Ministers are labelling parents “child abusers” by pursuing a smacking ban, says a Dundee academic.
Dr Stuart Waiton, from Abertay University, said putting a form of discipline on a legal par with a random street attack is “fantasy” and part of a worrying trend of state interference in parenting.
The Scottish Government has pledged to ensure a member’s bill banning the physical punishment of children becomes law.
Dr Waiton, a sociologist who campaigns against over-regulation of family life, said: “I find it really distasteful.
“It means in their imagination, my mother is a child abuser and anyone else who has ever smacked their children is a child abuser.
“I think it is pretty horrible actually to think of people like that and not to recognise that parents have the capacity to make a judgment without having some professional hanging over their shoulder all of the time.”
On the argument that the bill simply gives children the same rights over assault that adults have, Dr Waiton said: “In that case I think we should give children driving lessons and let them vote and work and not force them to go to school.
“If children are adults then let children be adults, but of course you realise that they are not adults they are different to adults.”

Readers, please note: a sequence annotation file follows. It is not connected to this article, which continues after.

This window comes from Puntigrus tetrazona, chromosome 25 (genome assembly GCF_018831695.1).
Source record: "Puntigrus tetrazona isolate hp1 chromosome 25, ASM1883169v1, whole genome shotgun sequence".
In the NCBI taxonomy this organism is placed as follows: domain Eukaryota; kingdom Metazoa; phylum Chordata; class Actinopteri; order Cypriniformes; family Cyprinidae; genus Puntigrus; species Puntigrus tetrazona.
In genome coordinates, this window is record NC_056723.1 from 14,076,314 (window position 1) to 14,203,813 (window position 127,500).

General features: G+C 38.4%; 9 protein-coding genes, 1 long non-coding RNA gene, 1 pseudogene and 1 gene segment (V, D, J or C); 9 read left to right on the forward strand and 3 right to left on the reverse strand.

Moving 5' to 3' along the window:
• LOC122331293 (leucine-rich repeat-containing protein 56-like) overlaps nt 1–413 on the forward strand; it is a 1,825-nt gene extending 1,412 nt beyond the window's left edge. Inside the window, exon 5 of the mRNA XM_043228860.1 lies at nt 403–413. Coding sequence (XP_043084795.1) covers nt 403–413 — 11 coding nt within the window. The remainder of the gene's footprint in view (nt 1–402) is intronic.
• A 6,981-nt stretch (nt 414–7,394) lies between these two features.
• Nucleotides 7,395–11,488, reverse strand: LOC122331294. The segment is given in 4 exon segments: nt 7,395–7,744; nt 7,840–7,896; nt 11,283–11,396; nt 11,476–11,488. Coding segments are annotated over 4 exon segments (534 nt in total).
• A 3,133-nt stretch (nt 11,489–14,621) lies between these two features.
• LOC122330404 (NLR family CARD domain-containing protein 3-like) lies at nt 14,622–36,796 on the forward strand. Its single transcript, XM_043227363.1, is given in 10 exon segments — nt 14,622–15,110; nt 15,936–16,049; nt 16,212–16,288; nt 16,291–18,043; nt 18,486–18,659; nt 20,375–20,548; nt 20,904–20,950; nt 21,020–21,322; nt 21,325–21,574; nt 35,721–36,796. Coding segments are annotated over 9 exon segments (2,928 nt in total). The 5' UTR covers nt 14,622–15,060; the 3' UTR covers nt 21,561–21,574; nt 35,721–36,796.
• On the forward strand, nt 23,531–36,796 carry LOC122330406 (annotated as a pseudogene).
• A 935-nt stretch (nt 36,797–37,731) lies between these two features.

He added: “I was smacked and I smacked my own children when they were young. It was fairly rare.
“It’s just fantasy to try and think of – especially young children – a smack when you are trying to discipline them as being the same as me walking up to someone in the street and punching them in the face.
“To me it’s just unreal, it can only come from a distrust of people.”
A spokeswoman for children charities Barnardo’s Scotland, Children 1st and NSPCC Scotland said: “We are delighted that the Scottish Government has given such a clear commitment to ensuring children have equal protection from violence in Scots law.
“Repeated international reviews of evidence show beyond all doubt that physical punishment doesn’t work and can be harmful to children.”
Ministers officially backed Green MSP John Finnie’s bill on Wednesday, which removes the defence of “justifiable assault” in Scots law. The defence has allowed parents to use physical punishment to admonish a child.
A Scottish Government spokeswoman said: “Mr Finnie’s proposals are not a Scottish Government bill, however we will ensure the proposals become law. We believe physical punishment can have negative effects on children which can last long after the physical pain has died away.” The move would make Scotland the first part of the UK to ban smacking.
Mr Finnie said: “Giving children equal protection against assault will send a clear message to all of us about how we treat each other and underpin Scotland’s efforts to reduce violence.”
Lowri Turner, a spokeswoman for the Be Reasonable campaign, which is fighting the proposals, said ministiers must “resist the temptation to constantly interfere in how parents choose to raise their children”. “As the Scottish Government well knows, the law already protects children from abuse,” she added.
A ComRes poll for the campaign found three-quarters of parents agreed a ban would “likely criminalise reasonable parents while doing little to stop bad parents from abusing children”.